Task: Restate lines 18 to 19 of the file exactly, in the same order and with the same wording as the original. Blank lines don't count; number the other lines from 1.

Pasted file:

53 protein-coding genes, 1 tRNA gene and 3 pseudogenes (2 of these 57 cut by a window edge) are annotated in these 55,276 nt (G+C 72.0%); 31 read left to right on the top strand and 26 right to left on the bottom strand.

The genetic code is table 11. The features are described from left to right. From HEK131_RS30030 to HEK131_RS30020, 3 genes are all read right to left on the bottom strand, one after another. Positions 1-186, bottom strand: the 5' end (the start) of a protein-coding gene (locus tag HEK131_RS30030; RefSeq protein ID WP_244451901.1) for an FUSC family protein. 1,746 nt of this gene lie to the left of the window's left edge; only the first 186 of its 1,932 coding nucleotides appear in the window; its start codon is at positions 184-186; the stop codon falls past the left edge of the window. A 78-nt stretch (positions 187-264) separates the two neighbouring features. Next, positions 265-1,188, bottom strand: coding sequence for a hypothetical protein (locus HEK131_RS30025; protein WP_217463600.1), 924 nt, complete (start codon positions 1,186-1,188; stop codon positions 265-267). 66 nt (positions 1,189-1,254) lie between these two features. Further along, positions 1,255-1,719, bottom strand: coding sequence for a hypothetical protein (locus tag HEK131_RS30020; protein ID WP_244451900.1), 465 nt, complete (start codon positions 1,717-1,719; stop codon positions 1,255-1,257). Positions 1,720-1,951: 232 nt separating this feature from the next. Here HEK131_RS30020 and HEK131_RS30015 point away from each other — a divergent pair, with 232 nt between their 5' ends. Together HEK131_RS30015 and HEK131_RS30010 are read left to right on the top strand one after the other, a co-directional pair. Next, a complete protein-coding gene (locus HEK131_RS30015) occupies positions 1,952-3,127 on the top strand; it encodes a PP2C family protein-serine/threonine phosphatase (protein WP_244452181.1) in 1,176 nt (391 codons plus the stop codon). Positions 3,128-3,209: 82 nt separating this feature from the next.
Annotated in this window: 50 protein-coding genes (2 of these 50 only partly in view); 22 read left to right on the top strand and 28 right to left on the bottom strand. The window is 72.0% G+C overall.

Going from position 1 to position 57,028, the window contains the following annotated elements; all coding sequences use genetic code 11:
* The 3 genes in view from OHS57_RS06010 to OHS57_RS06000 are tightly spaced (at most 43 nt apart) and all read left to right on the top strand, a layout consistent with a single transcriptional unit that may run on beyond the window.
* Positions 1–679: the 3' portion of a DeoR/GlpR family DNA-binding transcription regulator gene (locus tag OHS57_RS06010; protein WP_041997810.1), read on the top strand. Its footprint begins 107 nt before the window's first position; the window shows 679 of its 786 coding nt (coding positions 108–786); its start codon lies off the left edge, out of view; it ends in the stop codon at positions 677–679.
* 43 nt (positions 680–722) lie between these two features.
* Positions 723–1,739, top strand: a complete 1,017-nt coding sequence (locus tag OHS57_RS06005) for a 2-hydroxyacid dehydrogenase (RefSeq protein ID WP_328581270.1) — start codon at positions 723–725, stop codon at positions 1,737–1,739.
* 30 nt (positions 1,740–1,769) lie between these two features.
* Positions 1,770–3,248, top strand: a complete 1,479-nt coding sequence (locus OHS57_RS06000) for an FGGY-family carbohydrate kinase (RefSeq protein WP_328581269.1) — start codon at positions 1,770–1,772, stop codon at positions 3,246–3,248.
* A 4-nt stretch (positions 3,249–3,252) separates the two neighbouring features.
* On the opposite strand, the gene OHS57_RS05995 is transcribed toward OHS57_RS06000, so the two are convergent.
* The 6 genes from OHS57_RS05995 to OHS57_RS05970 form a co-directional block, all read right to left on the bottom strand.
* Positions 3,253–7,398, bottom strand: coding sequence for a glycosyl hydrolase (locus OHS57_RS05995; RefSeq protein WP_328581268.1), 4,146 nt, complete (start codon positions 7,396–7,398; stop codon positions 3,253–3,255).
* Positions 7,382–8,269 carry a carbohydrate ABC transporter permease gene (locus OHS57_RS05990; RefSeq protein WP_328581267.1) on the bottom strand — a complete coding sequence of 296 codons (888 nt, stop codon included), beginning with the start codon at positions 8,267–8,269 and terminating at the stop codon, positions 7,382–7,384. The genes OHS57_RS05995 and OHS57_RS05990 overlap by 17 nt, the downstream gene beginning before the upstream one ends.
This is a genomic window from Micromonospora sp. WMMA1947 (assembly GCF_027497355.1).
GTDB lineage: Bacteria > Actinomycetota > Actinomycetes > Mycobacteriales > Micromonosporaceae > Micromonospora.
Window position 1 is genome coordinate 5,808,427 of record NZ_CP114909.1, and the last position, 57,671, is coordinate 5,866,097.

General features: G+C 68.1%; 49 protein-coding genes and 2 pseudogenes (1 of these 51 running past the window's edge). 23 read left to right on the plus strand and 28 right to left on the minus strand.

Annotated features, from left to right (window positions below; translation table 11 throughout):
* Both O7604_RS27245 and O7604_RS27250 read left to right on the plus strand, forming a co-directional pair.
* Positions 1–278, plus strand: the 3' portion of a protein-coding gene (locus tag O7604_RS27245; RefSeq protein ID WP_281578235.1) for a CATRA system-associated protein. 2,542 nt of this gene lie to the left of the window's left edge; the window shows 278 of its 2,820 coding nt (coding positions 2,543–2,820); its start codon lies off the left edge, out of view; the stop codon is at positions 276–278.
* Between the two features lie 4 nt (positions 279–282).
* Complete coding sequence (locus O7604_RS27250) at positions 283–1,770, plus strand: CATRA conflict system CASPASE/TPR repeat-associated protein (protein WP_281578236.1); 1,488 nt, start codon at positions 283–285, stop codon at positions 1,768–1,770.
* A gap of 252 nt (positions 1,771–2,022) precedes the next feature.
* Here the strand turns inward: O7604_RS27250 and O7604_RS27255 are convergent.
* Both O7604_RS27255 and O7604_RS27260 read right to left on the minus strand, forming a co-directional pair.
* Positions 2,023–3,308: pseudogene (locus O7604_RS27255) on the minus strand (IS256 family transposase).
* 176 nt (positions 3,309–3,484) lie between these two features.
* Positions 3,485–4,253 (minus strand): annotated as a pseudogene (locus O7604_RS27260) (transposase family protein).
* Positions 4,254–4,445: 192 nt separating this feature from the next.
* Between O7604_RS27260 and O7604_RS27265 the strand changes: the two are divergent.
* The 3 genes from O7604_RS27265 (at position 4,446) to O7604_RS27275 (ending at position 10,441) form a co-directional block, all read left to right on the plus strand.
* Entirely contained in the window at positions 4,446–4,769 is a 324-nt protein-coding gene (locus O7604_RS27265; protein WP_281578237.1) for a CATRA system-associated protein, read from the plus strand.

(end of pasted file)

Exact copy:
Window position 1 is genome coordinate 5,808,427 of record NZ_CP114909.1, and the last position, 57,671, is coordinate 5,866,097.

General features: G+C 68.1%; 49 protein-coding genes and 2 pseudogenes (1 of these 51 running past the window's edge). 23 read left to right on the plus strand and 28 right to left on the minus strand.